A little about Murph
Yeah, last weekend Murphy was ensconced quite tightly in the comfy chair of my life. I truly hate it when he visits, but I’ll be danged if I know anyone that has never had a visit from that rude character.
Anywhoos, the gremlin he brought with him ate the charge controller to my batteries. It took a couple of days to isolate the issue, mostly due to a certain amount of ignorance in the true functionality of said controller. I knew I was losing juice, and wasn’t gaining any even with 5 straight cloudless days. (Zero wind for matter of interest but not consequence )
My ignorance was in the layout of the controller. It is (was)a positive common with negative being the switched side. That completely threw me for a loop. My testing was showing good voltage every where, except when I was checking across the ground. (Should’ve been my first clue but I am quite stubborn) There I was seeing -22vdc. What? Ground to ground from battery to input ground of the controller, showing a potential.
Well, I went ahead and did all the usual checks, disconnected and isolated each battery for testing; all checked good, disconnected panels and checked no load output; all good. Checked to see if I had any leakage in my blocking diodes; all good (I use them whether I need them or not, especially with the wind genny.) So, last check, since everything is disconnected, open the back of the controller and look for something obvious.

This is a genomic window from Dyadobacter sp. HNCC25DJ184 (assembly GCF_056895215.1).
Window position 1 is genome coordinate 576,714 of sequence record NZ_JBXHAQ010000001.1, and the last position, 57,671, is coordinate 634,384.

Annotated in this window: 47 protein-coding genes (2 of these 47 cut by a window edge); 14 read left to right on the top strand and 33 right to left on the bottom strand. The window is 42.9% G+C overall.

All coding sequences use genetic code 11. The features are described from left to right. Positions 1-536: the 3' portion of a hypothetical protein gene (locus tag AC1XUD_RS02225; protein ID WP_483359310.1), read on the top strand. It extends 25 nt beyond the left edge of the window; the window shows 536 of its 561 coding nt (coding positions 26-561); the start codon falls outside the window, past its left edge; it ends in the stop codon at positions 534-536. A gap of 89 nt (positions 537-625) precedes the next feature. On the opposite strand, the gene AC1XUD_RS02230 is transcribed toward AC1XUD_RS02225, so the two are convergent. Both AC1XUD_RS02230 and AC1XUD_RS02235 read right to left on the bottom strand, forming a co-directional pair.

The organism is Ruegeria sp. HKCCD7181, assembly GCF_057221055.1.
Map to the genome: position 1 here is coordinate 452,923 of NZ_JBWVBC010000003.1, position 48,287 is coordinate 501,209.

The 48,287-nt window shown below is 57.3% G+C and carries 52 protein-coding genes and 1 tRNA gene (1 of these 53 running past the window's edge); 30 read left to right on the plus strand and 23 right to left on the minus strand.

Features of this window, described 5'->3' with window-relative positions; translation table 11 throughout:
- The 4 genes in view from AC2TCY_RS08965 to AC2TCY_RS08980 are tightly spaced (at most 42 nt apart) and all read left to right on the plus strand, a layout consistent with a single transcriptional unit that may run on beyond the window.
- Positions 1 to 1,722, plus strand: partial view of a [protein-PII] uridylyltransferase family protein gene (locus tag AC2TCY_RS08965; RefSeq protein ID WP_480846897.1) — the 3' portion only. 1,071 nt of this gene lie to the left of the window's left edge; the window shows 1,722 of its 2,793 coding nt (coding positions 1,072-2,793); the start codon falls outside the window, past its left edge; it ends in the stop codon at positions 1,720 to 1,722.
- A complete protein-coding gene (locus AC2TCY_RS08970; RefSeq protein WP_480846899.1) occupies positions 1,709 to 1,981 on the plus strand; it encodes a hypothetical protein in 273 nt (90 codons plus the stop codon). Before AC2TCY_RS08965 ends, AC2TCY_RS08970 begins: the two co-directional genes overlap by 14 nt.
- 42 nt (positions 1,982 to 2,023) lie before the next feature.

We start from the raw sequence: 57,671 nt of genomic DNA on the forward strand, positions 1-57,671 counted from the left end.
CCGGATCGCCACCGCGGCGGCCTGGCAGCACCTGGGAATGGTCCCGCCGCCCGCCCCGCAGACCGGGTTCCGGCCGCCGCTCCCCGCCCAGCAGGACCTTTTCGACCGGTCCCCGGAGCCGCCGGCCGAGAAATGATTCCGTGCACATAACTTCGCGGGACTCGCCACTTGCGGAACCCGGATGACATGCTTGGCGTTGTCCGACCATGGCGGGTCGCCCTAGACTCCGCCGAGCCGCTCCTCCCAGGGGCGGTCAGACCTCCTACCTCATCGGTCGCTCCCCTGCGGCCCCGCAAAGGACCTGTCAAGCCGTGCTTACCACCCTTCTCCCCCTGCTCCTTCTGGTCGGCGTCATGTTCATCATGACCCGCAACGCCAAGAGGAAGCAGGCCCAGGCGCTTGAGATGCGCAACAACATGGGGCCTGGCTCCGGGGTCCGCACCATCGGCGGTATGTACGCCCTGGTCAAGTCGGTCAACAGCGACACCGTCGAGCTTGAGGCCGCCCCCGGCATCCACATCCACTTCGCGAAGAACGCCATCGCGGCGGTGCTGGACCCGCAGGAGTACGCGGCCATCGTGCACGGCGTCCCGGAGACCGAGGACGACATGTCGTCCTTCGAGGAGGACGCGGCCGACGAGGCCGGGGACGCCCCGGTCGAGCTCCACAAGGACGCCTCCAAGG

First thing obvious was a distinct ‘burnt’ smell. I couldn’t find what had fried, but something had. Likely one of the several MOSFET’s on the board. This was when I found I had positive commons. All of a sudden, all of my probing and measurements made perfect sense. (I did say I was stubborn, didn’t i?)
Well, to shorten this up a hair, I went ahead and spent FRN’s on a larger unit (60a vs 30a) and an MPPT unit where the other one was a PWM unit.
It arrived today and I will be installing it tonight upon getting home. I have been skirting with disaster the last couple of days by allowing the batteries to free charge with no controller. I have been monitoring them closely and leaving a lite load on during the day while I can’t be there. So far so good, but damned if that doesn’t make as nervous as a cat near a waterhose. Tonight I get ease that nervousness. (And before I do, I fully intend on mapping current flow on the new unit so that diagnosis in the future won’t bite me)
I want to think Murph is huddled in the doghouse now.